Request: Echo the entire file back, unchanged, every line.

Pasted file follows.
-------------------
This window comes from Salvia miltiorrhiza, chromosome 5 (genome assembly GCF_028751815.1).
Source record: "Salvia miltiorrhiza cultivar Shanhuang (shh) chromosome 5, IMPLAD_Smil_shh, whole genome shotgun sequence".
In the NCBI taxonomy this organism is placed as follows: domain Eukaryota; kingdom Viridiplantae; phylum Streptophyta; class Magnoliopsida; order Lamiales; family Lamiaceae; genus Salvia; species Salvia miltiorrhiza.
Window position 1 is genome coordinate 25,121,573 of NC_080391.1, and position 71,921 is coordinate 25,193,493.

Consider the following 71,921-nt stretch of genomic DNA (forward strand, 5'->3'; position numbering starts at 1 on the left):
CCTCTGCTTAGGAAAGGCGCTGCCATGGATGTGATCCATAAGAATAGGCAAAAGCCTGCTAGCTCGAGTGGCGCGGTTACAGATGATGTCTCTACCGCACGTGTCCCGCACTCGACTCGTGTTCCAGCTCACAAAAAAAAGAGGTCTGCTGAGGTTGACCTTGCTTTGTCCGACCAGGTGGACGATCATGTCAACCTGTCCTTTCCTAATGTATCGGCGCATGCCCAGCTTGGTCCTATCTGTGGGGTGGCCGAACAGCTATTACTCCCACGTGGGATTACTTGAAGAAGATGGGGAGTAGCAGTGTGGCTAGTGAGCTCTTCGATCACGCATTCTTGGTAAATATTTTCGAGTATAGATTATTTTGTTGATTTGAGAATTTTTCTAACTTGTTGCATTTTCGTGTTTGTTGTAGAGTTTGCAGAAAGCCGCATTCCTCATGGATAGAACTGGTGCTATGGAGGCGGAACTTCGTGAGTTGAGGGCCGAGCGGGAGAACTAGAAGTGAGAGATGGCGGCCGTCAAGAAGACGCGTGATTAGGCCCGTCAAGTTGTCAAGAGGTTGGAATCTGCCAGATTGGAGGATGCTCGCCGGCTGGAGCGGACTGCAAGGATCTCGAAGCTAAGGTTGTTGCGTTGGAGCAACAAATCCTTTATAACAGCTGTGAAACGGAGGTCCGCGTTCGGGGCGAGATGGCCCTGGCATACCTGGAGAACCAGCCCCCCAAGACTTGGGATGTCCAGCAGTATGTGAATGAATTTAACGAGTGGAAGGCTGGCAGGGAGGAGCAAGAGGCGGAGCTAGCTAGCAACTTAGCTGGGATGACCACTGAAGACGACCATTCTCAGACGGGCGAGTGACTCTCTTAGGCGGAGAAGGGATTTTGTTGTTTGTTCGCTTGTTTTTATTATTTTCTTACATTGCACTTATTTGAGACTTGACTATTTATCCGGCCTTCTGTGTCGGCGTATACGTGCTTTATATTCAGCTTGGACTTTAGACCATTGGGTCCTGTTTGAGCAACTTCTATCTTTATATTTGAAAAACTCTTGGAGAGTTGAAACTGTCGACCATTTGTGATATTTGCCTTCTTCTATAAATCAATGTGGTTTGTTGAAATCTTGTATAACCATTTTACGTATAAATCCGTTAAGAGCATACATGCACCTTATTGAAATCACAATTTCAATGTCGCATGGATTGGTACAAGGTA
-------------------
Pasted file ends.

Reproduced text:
This window comes from Salvia miltiorrhiza, chromosome 5 (genome assembly GCF_028751815.1).
Source record: "Salvia miltiorrhiza cultivar Shanhuang (shh) chromosome 5, IMPLAD_Smil_shh, whole genome shotgun sequence".
In the NCBI taxonomy this organism is placed as follows: domain Eukaryota; kingdom Viridiplantae; phylum Streptophyta; class Magnoliopsida; order Lamiales; family Lamiaceae; genus Salvia; species Salvia miltiorrhiza.
Window position 1 is genome coordinate 25,121,573 of NC_080391.1, and position 71,921 is coordinate 25,193,493.

Consider the following 71,921-nt stretch of genomic DNA (forward strand, 5'->3'; position numbering starts at 1 on the left):
CCTCTGCTTAGGAAAGGCGCTGCCATGGATGTGATCCATAAGAATAGGCAAAAGCCTGCTAGCTCGAGTGGCGCGGTTACAGATGATGTCTCTACCGCACGTGTCCCGCACTCGACTCGTGTTCCAGCTCACAAAAAAAAGAGGTCTGCTGAGGTTGACCTTGCTTTGTCCGACCAGGTGGACGATCATGTCAACCTGTCCTTTCCTAATGTATCGGCGCATGCCCAGCTTGGTCCTATCTGTGGGGTGGCCGAACAGCTATTACTCCCACGTGGGATTACTTGAAGAAGATGGGGAGTAGCAGTGTGGCTAGTGAGCTCTTCGATCACGCATTCTTGGTAAATATTTTCGAGTATAGATTATTTTGTTGATTTGAGAATTTTTCTAACTTGTTGCATTTTCGTGTTTGTTGTAGAGTTTGCAGAAAGCCGCATTCCTCATGGATAGAACTGGTGCTATGGAGGCGGAACTTCGTGAGTTGAGGGCCGAGCGGGAGAACTAGAAGTGAGAGATGGCGGCCGTCAAGAAGACGCGTGATTAGGCCCGTCAAGTTGTCAAGAGGTTGGAATCTGCCAGATTGGAGGATGCTCGCCGGCTGGAGCGGACTGCAAGGATCTCGAAGCTAAGGTTGTTGCGTTGGAGCAACAAATCCTTTATAACAGCTGTGAAACGGAGGTCCGCGTTCGGGGCGAGATGGCCCTGGCATACCTGGAGAACCAGCCCCCCAAGACTTGGGATGTCCAGCAGTATGTGAATGAATTTAACGAGTGGAAGGCTGGCAGGGAGGAGCAAGAGGCGGAGCTAGCTAGCAACTTAGCTGGGATGACCACTGAAGACGACCATTCTCAGACGGGCGAGTGACTCTCTTAGGCGGAGAAGGGATTTTGTTGTTTGTTCGCTTGTTTTTATTATTTTCTTACATTGCACTTATTTGAGACTTGACTATTTATCCGGCCTTCTGTGTCGGCGTATACGTGCTTTATATTCAGCTTGGACTTTAGACCATTGGGTCCTGTTTGAGCAACTTCTATCTTTATATTTGAAAAACTCTTGGAGAGTTGAAACTGTCGACCATTTGTGATATTTGCCTTCTTCTATAAATCAATGTGGTTTGTTGAAATCTTGTATAACCATTTTACGTATAAATCCGTTAAGAGCATACATGCACCTTATTGAAATCACAATTTCAATGTCGCATGGATTGGTACAAGGTA